Five Issues With Public Act 349 Implementation

Though most districts adhered closely to the requirements of Public Act 349, the sections that follow indicate how varied the interpretation of the law was by the districts that did not plainly stick to the language of the law. Described below are five different issues identified in this survey of teachers union contracts with regard to the implementation of Public Act 349:

  • Illegal Language: Twenty-three districts ratified their collective bargaining agreements for teachers after March 28, 2013, but left the language Public Act 349 forbids unchanged.

  • Separate Agency Fee Agreement: Eight districts approved a separate “agency fee agreement” before the March 28, 2013, deadline, with expiration or effective dates incongruent with the main collective bargaining agreement.

  • Delayed Effective Dates: Fifteen contracts were ratified by districts and unions prior to March 28, 2013, but the effective date of the contract does not occur until months later.

  • Split Effective Dates: Five districts approved contracts where the provision concerning mandatory union dues and fees took immediate effect (prior to March 28, 2013), but the other provisions of the contract took effect months later.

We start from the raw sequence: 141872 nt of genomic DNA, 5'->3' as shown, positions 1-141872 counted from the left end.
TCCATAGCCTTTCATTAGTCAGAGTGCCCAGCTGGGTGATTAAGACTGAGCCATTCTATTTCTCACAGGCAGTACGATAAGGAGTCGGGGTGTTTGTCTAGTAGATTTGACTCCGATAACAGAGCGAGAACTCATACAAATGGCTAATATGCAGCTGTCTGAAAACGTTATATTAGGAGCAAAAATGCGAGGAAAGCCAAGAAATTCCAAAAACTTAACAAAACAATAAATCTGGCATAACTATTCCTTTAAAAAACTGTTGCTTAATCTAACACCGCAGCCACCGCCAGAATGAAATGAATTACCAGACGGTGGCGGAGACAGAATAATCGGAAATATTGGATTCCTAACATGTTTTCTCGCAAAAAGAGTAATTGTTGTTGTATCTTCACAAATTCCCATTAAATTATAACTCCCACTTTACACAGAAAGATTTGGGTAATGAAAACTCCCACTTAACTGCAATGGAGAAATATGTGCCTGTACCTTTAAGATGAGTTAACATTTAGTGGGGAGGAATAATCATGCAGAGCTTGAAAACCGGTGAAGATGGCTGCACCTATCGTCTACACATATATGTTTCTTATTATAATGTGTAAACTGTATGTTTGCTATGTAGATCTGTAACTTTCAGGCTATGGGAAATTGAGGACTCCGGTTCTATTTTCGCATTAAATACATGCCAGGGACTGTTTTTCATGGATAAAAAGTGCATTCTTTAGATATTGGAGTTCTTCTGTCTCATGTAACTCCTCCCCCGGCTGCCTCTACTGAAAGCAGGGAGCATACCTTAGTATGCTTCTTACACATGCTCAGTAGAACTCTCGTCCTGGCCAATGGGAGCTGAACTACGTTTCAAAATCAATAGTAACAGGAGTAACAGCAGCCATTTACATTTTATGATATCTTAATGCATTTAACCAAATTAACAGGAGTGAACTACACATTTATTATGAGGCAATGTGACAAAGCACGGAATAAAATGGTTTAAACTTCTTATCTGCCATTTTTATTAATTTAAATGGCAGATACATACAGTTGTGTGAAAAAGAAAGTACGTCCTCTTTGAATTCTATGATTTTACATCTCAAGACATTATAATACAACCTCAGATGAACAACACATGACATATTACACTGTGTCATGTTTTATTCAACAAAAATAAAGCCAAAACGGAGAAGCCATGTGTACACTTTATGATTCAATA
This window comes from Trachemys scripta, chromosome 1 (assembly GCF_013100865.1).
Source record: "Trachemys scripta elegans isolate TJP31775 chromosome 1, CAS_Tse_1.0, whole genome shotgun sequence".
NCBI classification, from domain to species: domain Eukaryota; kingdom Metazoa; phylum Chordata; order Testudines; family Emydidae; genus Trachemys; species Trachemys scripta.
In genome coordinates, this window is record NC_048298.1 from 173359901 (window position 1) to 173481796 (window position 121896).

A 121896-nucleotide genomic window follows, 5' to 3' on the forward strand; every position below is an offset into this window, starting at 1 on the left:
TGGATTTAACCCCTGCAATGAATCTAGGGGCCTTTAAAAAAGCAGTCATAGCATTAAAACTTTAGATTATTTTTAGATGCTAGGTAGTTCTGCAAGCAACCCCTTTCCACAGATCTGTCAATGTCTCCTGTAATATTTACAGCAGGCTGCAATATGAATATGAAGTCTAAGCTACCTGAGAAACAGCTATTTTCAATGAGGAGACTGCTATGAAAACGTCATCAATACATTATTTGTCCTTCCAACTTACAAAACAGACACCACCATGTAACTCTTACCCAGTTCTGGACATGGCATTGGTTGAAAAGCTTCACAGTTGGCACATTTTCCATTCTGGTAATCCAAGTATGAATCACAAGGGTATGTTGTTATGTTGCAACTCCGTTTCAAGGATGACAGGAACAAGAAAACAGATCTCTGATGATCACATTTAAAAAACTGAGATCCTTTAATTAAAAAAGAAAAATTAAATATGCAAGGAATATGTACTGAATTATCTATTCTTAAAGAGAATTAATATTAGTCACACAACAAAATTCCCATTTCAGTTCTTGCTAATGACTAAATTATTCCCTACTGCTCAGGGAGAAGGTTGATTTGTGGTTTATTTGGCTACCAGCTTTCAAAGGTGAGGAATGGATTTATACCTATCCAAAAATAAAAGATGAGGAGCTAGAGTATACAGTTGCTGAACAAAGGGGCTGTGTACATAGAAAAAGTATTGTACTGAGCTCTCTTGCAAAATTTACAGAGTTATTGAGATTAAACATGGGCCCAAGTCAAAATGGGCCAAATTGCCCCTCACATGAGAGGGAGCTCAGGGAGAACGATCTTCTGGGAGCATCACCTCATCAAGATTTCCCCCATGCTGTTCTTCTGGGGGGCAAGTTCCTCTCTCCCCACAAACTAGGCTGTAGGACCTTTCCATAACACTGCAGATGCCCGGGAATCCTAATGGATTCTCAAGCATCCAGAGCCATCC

• Modified Contracts: At least six districts agreed to contracts prior to March 28, 2013, that kept mandatory union dues and fees, but have since that date added a “letter of understanding” or modified the terms of the contract in some other way without removing the language forcing teachers to financially support a union as a condition of employment.

These five issues impact a quarter of Michigan districts that ratified or modified their teacher contracts after Public Act 349 went into effect. Addressing these issues is important not only for the more than 10,000 full-time public school teachers employed by the districts with these contracts, but also because over the next two years, 120 additional school districts will need to comply with Public Act 349 for the first time, impacting nearly 25,000 teachers.[*]

[*] This tally is of districts that have contracts that went into effect before March 28, 2013 and are set to expire in 2014 through August 2016. Author’s calculation based on “2013-14 Pupil Headcount Data: Fall 2013 Enrollment Data” (Center for Educational Performance and Information, 2013), (accessed July 30, 2014); “School Personnel Data and Reports: Full Time Equivalencies Data” (Center for Educational Performance and Information, Dec. 2013), (accessed July 30, 2014).